By on April 12, 2019

China’s auto sales declined for the ninth consecutive month in March, further proving that the market isn’t as infallible as once thought. The assumption was that, as North America surpassed peak growth and flattened out, Chinese auto sales would continue an upward trajectory. But, while China did surpass the U.S. in becoming the world’s largest auto market, it’s not living up to its billing as a golden goose.

That’s not to suggest the U.S. is about to stand triumphantly atop that mountain. Automakers are issuing profit warnings for 2019 and Moody’s Investors Service expects light vehicle sales to fall 1.2 percent this year.

“The accommodative financing environment that had helped buoy U.S. car sales is receding. Maintaining operating and financial discipline will be crucial [for 2019],” the bond credit rating business advised. (Find Out…)

By on April 8, 2019

U.S. light-vehicle dealers reported an operating loss for the first time since the National Automobile Dealers Association (NADA) began collecting data in 2009. While everyone continues reporting pretax net profits, concerns are beginning to swell around their dependency on factory incentives, which are not included in operating tabulations.

NADA’s analysis of 2019’s first-quarter auto sales shows that incentive spending is down compared to the same period a year ago. The group expects above-average discipline from automakers in terms of incentive spending throughout the year. According to J.D. Power, average incentive spending per unit was down $119 to $3,821 through March 2019 — with the brunt of that going toward trucks. However, if sales remain low, spending may creep back up to help clear out languishing inventories.  (Find Out…)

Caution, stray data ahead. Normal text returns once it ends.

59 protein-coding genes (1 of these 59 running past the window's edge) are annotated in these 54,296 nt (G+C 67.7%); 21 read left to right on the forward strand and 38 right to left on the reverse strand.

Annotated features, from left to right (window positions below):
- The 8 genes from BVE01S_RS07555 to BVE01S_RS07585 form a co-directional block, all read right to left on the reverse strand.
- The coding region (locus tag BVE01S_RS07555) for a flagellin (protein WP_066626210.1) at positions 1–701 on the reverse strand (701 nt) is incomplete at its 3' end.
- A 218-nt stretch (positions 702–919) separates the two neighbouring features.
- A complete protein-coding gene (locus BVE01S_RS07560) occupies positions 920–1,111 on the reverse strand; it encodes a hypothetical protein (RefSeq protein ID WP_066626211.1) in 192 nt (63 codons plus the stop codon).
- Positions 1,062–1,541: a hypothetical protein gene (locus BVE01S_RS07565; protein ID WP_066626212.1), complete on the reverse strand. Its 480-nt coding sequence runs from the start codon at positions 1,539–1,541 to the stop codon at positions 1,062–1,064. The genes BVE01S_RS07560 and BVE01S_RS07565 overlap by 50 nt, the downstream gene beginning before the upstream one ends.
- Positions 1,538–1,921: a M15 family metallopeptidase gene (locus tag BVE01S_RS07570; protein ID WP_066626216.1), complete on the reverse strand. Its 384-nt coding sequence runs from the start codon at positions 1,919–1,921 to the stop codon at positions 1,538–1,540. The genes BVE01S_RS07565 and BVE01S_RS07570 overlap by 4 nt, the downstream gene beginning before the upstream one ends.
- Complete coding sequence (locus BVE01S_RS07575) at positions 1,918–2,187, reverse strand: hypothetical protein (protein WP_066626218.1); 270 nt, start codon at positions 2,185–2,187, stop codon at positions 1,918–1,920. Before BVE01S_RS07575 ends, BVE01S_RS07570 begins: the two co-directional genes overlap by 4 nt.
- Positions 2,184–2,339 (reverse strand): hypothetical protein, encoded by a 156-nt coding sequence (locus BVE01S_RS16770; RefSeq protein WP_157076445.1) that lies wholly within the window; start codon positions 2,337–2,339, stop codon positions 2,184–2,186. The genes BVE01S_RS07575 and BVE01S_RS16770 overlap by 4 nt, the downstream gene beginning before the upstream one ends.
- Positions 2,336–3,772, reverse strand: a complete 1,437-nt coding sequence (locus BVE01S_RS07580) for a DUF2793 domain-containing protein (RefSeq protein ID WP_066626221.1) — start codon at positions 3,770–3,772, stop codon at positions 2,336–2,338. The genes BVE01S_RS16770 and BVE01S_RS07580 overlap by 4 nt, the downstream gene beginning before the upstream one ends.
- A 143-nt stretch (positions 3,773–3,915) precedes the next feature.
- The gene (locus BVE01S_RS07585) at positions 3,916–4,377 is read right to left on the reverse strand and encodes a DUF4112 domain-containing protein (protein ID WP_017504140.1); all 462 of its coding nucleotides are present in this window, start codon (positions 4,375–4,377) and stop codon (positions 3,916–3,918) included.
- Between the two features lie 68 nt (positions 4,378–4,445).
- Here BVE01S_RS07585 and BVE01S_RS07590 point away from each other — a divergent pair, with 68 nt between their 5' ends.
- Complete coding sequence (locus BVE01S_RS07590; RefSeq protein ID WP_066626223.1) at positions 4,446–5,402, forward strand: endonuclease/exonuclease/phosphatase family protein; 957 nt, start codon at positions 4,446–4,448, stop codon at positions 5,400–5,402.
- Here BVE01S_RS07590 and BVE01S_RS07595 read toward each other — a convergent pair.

By on March 12, 2019

After rising steadily for almost three decades, China’s end of the economic seesaw seemed to hit its maximum elevation early last year, thus kicking off a swift plunge. For foreign automakers hoping to cash in on a burgeoning middle class hungry for cars, lofty dreams were pared back.

New vehicle sales in the world’s most populous country fell for the first time in 28 years in 2018, and the first two months of 2019 show no change in the market’s downward trajectory. (Find Out…)

By on March 11, 2019

With Sergio Marchionne gone, most assumed Fiat Chrysler Automobiles would swiftly enact the late CEO’s plan to convince another automaker to partner with the company. Until recently, FCA was viewed as a dinosaur within the industry — limping along since its Fiat acquisition with a lineup of unpopular European imports and oversized American vehicles that couldn’t possibly endure tightening fuel regulations.

However, the reality turned out to be quite different. While Fiat’s volume in the U.S. fell from its 2014 peak of 46,121 units to just 15,521 deliveries in 2018, Dodge and Chrysler managed to endure their losses more gracefully, cutting less-profitable models from the lineup and focusing instead on larger vehicles requiring less pricey R&D. Meanwhile, Jeep rose like a phoenix from the ashes — with its annual volume going from 231,701 deliveries in 2009 to last year’s 973,227 units.  (Find Out…)